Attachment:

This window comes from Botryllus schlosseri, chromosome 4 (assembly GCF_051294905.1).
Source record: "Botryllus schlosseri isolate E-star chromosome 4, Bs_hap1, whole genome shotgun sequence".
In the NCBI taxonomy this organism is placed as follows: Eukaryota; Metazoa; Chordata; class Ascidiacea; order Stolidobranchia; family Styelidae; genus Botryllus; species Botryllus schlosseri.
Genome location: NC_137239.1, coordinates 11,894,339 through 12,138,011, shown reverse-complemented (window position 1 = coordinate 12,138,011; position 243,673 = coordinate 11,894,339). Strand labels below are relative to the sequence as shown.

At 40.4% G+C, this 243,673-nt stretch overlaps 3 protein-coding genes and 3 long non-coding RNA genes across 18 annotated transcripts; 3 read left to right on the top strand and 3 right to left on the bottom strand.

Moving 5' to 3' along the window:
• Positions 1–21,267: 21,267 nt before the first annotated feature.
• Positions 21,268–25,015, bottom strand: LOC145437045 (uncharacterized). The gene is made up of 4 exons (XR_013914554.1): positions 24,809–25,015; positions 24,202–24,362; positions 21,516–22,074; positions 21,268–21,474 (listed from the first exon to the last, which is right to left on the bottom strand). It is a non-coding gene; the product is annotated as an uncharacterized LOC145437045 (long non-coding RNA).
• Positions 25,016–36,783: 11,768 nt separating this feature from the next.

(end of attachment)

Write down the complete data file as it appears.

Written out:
This window comes from Botryllus schlosseri, chromosome 4 (assembly GCF_051294905.1).
Source record: "Botryllus schlosseri isolate E-star chromosome 4, Bs_hap1, whole genome shotgun sequence".
In the NCBI taxonomy this organism is placed as follows: Eukaryota; Metazoa; Chordata; class Ascidiacea; order Stolidobranchia; family Styelidae; genus Botryllus; species Botryllus schlosseri.
Genome location: NC_137239.1, coordinates 11,894,339 through 12,138,011, shown reverse-complemented (window position 1 = coordinate 12,138,011; position 243,673 = coordinate 11,894,339). Strand labels below are relative to the sequence as shown.

At 40.4% G+C, this 243,673-nt stretch overlaps 3 protein-coding genes and 3 long non-coding RNA genes across 18 annotated transcripts; 3 read left to right on the top strand and 3 right to left on the bottom strand.

Moving 5' to 3' along the window:
• Positions 1–21,267: 21,267 nt before the first annotated feature.
• Positions 21,268–25,015, bottom strand: LOC145437045 (uncharacterized). The gene is made up of 4 exons (XR_013914554.1): positions 24,809–25,015; positions 24,202–24,362; positions 21,516–22,074; positions 21,268–21,474 (listed from the first exon to the last, which is right to left on the bottom strand). It is a non-coding gene; the product is annotated as an uncharacterized LOC145437045 (long non-coding RNA).
• Positions 25,016–36,783: 11,768 nt separating this feature from the next.